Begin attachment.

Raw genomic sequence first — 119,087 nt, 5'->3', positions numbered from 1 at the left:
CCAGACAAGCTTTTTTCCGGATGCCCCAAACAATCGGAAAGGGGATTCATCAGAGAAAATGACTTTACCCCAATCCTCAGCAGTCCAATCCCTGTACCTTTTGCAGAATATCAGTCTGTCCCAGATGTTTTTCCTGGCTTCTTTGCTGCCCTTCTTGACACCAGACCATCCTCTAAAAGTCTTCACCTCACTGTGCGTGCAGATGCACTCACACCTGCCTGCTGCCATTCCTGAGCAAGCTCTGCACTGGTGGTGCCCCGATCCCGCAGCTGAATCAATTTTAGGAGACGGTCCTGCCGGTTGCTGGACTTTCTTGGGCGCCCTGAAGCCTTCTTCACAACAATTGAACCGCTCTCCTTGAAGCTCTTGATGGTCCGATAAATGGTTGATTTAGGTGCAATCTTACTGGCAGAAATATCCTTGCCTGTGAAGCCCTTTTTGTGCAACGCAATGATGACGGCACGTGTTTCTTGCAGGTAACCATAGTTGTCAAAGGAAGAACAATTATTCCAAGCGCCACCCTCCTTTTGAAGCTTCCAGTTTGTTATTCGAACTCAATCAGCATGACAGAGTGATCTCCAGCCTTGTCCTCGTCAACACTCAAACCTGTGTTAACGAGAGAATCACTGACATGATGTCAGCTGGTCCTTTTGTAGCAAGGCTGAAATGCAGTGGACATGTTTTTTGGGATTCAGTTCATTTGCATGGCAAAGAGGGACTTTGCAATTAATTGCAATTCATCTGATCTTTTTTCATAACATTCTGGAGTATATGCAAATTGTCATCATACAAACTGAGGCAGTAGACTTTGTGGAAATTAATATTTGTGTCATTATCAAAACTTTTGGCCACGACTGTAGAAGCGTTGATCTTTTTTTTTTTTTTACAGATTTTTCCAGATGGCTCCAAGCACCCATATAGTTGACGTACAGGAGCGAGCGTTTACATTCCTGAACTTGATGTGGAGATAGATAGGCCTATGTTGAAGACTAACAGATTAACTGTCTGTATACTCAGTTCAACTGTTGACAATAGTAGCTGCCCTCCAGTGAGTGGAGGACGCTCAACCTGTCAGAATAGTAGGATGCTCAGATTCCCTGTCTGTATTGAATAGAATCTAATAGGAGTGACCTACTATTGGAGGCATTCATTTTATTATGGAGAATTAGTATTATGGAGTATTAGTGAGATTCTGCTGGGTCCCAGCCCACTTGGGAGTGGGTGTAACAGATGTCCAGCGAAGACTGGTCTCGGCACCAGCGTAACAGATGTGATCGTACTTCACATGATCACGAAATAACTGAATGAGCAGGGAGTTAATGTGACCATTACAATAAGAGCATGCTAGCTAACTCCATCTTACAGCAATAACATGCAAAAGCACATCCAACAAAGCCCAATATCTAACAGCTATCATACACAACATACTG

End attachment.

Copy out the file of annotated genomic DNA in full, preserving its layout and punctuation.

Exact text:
Raw genomic sequence first — 119,087 nt, 5'->3', positions numbered from 1 at the left:
CCAGACAAGCTTTTTTCCGGATGCCCCAAACAATCGGAAAGGGGATTCATCAGAGAAAATGACTTTACCCCAATCCTCAGCAGTCCAATCCCTGTACCTTTTGCAGAATATCAGTCTGTCCCAGATGTTTTTCCTGGCTTCTTTGCTGCCCTTCTTGACACCAGACCATCCTCTAAAAGTCTTCACCTCACTGTGCGTGCAGATGCACTCACACCTGCCTGCTGCCATTCCTGAGCAAGCTCTGCACTGGTGGTGCCCCGATCCCGCAGCTGAATCAATTTTAGGAGACGGTCCTGCCGGTTGCTGGACTTTCTTGGGCGCCCTGAAGCCTTCTTCACAACAATTGAACCGCTCTCCTTGAAGCTCTTGATGGTCCGATAAATGGTTGATTTAGGTGCAATCTTACTGGCAGAAATATCCTTGCCTGTGAAGCCCTTTTTGTGCAACGCAATGATGACGGCACGTGTTTCTTGCAGGTAACCATAGTTGTCAAAGGAAGAACAATTATTCCAAGCGCCACCCTCCTTTTGAAGCTTCCAGTTTGTTATTCGAACTCAATCAGCATGACAGAGTGATCTCCAGCCTTGTCCTCGTCAACACTCAAACCTGTGTTAACGAGAGAATCACTGACATGATGTCAGCTGGTCCTTTTGTAGCAAGGCTGAAATGCAGTGGACATGTTTTTTGGGATTCAGTTCATTTGCATGGCAAAGAGGGACTTTGCAATTAATTGCAATTCATCTGATCTTTTTTCATAACATTCTGGAGTATATGCAAATTGTCATCATACAAACTGAGGCAGTAGACTTTGTGGAAATTAATATTTGTGTCATTATCAAAACTTTTGGCCACGACTGTAGAAGCGTTGATCTTTTTTTTTTTTTTACAGATTTTTCCAGATGGCTCCAAGCACCCATATAGTTGACGTACAGGAGCGAGCGTTTACATTCCTGAACTTGATGTGGAGATAGATAGGCCTATGTTGAAGACTAACAGATTAACTGTCTGTATACTCAGTTCAACTGTTGACAATAGTAGCTGCCCTCCAGTGAGTGGAGGACGCTCAACCTGTCAGAATAGTAGGATGCTCAGATTCCCTGTCTGTATTGAATAGAATCTAATAGGAGTGACCTACTATTGGAGGCATTCATTTTATTATGGAGAATTAGTATTATGGAGTATTAGTGAGATTCTGCTGGGTCCCAGCCCACTTGGGAGTGGGTGTAACAGATGTCCAGCGAAGACTGGTCTCGGCACCAGCGTAACAGATGTGATCGTACTTCACATGATCACGAAATAACTGAATGAGCAGGGAGTTAATGTGACCATTACAATAAGAGCATGCTAGCTAACTCCATCTTACAGCAATAACATGCAAAAGCACATCCAACAAAGCCCAATATCTAACAGCTATCATACACAACATACTG